Understanding of the Role of Oxygen
in Cancer Procreation

This paper will explore and assess the contributions of Dr. Otto Warburg to contemporary theories on cancer therapy. Dr. Warburg maintained that lack of oxygen augments the citric acid cycle and therefore facilitates anaerobic glycolysis; this was borne out by medical studies. Another major contribution consisted of his link between oxygen levels to tumor growth and aggressiveness. This paper will prove that the augmentation of oxygen is critical in the fight against cancer and that Warburg was decades ahead of his time in linking the absence of oxygen – and the fermentation of sugar – with cancerous activity.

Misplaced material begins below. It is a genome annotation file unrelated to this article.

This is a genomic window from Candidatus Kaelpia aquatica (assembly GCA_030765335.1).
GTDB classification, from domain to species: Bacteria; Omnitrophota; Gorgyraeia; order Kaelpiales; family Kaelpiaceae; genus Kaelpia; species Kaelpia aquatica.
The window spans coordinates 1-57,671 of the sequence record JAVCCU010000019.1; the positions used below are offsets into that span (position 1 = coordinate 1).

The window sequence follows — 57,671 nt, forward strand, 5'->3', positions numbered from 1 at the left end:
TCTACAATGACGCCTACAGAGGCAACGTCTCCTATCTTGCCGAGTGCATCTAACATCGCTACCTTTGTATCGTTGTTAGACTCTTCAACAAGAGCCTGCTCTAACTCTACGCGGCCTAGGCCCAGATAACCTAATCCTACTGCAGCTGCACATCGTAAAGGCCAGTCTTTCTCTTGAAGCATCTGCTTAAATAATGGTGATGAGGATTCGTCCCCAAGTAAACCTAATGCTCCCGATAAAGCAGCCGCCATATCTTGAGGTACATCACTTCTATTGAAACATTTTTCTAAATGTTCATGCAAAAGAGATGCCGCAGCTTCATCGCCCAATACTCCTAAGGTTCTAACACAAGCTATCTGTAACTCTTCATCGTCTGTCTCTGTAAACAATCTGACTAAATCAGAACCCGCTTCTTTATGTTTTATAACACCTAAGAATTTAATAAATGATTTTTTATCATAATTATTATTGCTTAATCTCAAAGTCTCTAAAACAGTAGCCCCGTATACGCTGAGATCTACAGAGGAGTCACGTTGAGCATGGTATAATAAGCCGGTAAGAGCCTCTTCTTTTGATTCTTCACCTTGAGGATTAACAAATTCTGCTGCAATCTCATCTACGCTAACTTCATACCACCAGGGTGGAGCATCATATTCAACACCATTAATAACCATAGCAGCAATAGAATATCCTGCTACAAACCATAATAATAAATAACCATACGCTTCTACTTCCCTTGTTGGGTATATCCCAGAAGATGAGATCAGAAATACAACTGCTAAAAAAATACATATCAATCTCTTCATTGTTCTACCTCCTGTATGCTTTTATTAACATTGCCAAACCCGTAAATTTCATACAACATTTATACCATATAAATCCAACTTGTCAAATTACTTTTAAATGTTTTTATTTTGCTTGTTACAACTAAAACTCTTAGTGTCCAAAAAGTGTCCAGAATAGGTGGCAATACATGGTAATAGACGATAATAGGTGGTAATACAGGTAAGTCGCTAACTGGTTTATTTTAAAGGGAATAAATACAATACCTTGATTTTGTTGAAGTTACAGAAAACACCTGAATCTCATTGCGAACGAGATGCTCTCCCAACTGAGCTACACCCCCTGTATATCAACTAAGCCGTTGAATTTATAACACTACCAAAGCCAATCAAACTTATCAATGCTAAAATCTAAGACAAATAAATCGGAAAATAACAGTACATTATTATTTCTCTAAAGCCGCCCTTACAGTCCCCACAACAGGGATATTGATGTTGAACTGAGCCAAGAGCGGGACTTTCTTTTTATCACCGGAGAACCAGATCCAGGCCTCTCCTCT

When compared to normal cells, cancer cells have highly acidic environments. Reducing this acidity is therefore the key to fighting cancer cells and cancer tumors (Acid/base balance, 2008). In fighting the acidity, it appears that oxygen must play some role in determining the acid levels found in malignant cancerous cells since it has traditionally been assumed that absence of oxygen frustrates the ability of susceptible cells to use the Krebs Cycle to produce ATP. Consequently, those cells utilize glucose fermentation for their chief source of energy – and this process results in inordinately high levels of lactic acid being produced. Dr. Warburg was the first to suggest that there was a correlation between lack of oxygen and a general by-passing of the Citric Acid Cycle.